“an ancient form of visual writing”

The Sun-Artist, Susan Connolly, Shearsman, £6.50 / $9.95.
reviewed by Stephen Nelson

connolly sun artistPattern poetry is an ancient form of visual writing whose most famous expressions in the English canon are most likely two poems by George Herbert. It found favour with the Concrete Poets of the 1950s and 60s and is still practised amid the huge bloom of visual poetry happening across the globe today. It seems to be the only form of visual writing larger publishers will pick up on, and as such, isn’t really indicative of the wealth of creativity blossoming online or within the publications of more marginal presses. That said, it still holds enormous potential for innovative visual expression of the letter or word.

I wonder, however, if Susan Connolly’s pamphlet The Sun-Artist (you can view a .pdf sampler at the link) doesn’t display a lack of faith in the mainstream poetry reader’s ability to read or comprehend text visually. For example, the poem entitled ‘The Sun-Artist’ renders the text in more conventional form at the bottom of the page, when in all honesty, it doesn’t take much effort to decipher the criss-crossed rectangular shapes above it. The shapes themselves, here (imitating a Celtic cross) and elsewhere (diamonds, stars, rectangles), aren’t particularly inspired, and that lack of faith in the visual word is communicated again in ‘sea-star’, where two interlocking “voices” form discernible star shapes. The use of an echo or choral effect communicating across the sea is adequately expressed by the pattern of waves and doesn’t really need the dramatic personae as “explanation”.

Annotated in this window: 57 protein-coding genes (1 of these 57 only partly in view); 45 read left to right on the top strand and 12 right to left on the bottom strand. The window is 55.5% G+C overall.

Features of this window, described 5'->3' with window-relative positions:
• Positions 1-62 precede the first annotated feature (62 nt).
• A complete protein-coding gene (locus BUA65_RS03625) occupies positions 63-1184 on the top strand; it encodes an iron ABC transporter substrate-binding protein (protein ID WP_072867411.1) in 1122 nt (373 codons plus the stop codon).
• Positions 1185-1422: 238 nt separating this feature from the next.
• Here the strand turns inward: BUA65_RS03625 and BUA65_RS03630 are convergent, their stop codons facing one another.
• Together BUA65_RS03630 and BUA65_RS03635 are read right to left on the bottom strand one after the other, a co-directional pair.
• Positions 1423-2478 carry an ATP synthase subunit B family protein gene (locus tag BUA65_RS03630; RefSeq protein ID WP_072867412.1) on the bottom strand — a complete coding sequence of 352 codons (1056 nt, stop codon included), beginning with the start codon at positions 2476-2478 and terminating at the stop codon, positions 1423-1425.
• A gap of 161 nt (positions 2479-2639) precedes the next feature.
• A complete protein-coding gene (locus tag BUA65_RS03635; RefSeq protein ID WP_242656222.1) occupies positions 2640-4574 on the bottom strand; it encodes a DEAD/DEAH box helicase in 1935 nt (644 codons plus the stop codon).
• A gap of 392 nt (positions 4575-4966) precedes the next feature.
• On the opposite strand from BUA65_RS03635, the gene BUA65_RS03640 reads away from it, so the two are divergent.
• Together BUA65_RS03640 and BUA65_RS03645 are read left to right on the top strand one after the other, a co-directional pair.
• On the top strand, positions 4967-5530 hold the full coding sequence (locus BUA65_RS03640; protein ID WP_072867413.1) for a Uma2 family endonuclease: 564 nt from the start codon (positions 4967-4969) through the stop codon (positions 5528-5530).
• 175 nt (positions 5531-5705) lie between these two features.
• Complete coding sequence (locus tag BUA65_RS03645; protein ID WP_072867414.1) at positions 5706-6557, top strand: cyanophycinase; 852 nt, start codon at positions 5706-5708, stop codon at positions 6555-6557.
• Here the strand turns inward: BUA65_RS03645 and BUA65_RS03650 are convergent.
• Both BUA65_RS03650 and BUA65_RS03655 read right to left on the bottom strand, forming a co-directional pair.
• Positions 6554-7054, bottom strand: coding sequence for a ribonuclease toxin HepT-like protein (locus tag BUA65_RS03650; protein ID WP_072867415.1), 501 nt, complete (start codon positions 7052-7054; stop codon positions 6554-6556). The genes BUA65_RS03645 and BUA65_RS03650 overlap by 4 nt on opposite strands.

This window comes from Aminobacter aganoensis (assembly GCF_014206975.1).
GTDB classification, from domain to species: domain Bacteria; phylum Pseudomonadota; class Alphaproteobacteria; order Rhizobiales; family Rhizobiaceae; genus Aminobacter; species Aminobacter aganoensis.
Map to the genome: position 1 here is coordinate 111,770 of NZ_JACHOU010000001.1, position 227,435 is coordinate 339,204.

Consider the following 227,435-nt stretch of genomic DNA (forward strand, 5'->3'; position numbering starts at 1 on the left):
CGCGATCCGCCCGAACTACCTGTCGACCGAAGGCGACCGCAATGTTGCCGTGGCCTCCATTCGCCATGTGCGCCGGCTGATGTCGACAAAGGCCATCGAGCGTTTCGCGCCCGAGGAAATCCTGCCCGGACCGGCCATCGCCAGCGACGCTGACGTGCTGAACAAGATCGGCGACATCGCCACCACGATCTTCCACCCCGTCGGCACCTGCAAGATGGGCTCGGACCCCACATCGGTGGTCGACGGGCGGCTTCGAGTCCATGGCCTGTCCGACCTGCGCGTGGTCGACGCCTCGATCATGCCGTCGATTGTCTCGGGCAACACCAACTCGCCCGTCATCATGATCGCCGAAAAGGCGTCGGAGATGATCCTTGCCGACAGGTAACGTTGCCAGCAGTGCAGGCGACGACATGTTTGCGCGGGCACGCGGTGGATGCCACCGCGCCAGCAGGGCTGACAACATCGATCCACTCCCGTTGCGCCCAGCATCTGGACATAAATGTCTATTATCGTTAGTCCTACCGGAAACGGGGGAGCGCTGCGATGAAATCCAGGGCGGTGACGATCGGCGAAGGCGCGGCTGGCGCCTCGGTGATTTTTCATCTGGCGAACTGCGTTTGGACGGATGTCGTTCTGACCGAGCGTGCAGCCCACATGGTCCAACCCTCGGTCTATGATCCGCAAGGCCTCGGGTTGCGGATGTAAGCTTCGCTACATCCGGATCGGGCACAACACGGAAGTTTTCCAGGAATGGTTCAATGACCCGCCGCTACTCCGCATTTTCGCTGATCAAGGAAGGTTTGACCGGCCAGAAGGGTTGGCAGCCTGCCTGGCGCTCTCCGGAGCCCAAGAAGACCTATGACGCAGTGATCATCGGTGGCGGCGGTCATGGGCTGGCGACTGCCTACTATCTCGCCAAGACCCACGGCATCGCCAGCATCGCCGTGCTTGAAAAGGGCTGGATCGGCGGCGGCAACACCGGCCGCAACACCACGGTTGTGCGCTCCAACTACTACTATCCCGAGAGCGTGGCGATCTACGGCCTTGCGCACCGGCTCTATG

The use of shape does seem terribly simplistic, as in ‘Christmas Eve’, where the words of the title are shaped like stars, or the poem opposite, ‘A Candle in the Window’, where the word “window” forms a framed window, and the words “a candle” sit within like…

A

C
A
N
D
L
E

This is not without its charm, offering a quaint vision of hope or domestic contentment, but still appears somewhat naive. The reader/viewer doesn’t have much work to do.

Certain themes of hope, light and shade (suggested by bold font and introduced by the opening poem), peace, creativity, freedom are nice enough, and run gently through the book, but by and large lose their power in the ultimately simplistic use of form, while the text itself doesn’t play enough to support the basic shapes. This really only worked for me in ‘Towards the Light’, where a branch of lyrical text is drawn irresistibly up towards the sun. Here the visual element is dynamic, rather than merely pretty.

It may be that these pattern poems are a “way in” to visual writing, but one would be better advised to seek out the wonderful 60s typewriter experiments of Dom Sylvester Houedard, or the early work of the great contemporary Finnish visual poet Satu Kaikkonen. For me, the collection felt more like a mainstream poet dabbling with the form rather than the work of a truly inspired concrete poet attuned to the visual elements of text.

Stephen Nelson
www.afterlights.blogspot.com

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